When referring to a title, use italics (or underlining in handwriting) for longer works and quotation marks for shorter works. Don't use either one for the title on a document you are writing yourself, such as an essay. You only need to use italics or quotation marks when you are referring to a work.
- If you could buy the item by itself, use italics. If you have to buy a larger object in order to get what you want, use quotes.
Short (1-2 act) play
I read the fourth chapter, "Acrobatic Kites," in the book Best Kite Building Ever.
Our class read the television play "The Monsters Are Due on Maple Street" before we tackled Hamlet.
|Magazine or Newspaper||Article||The article "Four Fabulous Heroes" in last week's New York Times was inspiring.|
|Television series||Episode||"Goodbye, Farewell and Amen" was the most watched episode of M*A*S*H*.|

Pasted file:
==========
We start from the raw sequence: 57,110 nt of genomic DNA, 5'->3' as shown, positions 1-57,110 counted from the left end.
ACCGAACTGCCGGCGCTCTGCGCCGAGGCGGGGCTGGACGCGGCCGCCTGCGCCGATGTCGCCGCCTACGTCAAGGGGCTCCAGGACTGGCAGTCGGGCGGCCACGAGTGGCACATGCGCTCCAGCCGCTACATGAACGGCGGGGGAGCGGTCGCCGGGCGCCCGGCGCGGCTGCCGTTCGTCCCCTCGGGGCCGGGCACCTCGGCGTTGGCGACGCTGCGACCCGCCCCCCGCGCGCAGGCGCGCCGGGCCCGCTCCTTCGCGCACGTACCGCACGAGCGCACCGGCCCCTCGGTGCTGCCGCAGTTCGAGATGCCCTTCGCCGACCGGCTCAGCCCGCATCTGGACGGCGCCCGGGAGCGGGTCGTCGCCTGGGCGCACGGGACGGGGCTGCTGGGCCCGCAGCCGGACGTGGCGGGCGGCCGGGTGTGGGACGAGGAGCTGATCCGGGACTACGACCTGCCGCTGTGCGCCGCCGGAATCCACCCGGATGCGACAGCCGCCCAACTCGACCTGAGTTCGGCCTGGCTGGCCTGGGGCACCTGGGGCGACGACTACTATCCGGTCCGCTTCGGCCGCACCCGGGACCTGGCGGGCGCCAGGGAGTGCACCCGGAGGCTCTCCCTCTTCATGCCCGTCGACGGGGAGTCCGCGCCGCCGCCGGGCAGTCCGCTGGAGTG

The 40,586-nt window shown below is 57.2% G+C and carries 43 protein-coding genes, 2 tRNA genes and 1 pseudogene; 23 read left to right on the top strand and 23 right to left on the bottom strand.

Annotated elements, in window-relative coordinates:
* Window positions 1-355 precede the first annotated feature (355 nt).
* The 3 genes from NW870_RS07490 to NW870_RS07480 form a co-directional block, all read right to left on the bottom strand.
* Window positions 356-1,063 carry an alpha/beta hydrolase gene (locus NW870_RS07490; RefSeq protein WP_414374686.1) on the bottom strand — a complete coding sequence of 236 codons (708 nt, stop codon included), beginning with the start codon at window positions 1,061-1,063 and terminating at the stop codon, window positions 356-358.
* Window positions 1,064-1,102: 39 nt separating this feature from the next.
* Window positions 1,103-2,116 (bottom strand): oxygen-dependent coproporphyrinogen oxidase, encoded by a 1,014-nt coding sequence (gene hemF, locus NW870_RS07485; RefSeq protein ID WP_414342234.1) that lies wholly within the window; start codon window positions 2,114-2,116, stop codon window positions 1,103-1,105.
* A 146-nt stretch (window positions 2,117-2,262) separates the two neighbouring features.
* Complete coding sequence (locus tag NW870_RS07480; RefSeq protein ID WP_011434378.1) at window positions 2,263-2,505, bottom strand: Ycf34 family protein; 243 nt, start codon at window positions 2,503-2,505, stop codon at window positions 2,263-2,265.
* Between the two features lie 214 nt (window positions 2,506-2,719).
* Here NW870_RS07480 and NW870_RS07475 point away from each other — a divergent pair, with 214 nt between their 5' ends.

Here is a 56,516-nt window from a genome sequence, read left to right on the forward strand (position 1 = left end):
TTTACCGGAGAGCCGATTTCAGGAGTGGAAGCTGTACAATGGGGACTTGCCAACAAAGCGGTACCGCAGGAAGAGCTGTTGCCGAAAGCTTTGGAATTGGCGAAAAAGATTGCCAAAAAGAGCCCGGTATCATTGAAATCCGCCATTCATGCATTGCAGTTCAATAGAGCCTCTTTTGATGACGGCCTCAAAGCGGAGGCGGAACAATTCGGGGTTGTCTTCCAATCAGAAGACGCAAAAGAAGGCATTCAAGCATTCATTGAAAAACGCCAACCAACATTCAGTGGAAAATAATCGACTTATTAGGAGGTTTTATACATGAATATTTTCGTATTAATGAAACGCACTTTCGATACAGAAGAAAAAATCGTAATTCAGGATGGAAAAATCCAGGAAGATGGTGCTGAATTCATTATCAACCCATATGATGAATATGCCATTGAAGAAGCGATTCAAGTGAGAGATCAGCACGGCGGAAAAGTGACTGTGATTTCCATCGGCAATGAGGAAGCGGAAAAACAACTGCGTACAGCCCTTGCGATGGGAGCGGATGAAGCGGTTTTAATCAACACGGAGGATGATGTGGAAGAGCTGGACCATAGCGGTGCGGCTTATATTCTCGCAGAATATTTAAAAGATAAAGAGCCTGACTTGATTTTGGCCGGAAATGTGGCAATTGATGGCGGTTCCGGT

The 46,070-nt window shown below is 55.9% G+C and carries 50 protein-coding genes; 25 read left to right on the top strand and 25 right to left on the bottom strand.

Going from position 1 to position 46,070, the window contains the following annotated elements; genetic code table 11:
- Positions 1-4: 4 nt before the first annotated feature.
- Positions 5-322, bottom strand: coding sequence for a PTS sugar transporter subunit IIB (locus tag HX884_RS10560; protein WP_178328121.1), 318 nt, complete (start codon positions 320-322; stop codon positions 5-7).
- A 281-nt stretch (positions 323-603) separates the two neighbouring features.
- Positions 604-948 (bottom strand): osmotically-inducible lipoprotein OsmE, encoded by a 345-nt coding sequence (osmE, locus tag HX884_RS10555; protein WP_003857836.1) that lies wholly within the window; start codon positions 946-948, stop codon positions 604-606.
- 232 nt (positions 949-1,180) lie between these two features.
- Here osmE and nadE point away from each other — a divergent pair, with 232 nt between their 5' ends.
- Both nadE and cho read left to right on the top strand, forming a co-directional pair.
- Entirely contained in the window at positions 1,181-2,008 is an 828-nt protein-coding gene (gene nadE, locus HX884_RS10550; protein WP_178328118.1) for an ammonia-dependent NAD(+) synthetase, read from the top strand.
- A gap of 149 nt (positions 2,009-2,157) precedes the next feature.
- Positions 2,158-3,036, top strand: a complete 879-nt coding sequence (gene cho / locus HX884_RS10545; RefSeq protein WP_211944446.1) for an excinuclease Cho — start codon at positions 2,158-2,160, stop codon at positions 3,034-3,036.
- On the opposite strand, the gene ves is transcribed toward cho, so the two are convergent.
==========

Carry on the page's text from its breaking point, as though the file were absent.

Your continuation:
|Movie||Scene (You would only refer to a scene when referring to the movie script itself, and only if that scene has an actual title.)||
I think I have watched The Sound of Music at least twenty times.
We had to shoot the last scene, "The Goodbye," twenty-three times.
|CD or album||Song||My favorite song is "Isn't She Lovely" from Stevie Wonder's album Songs in the Key of Life.|
|Website||Web page||I found this information on Wikipedia on the page "William Crookes."|
|Building||N/A||While we were in New York, we visited the Empire State Building.|
|Vehicle||N/A||The space shuttle Discovery is now in Washington, D. C.|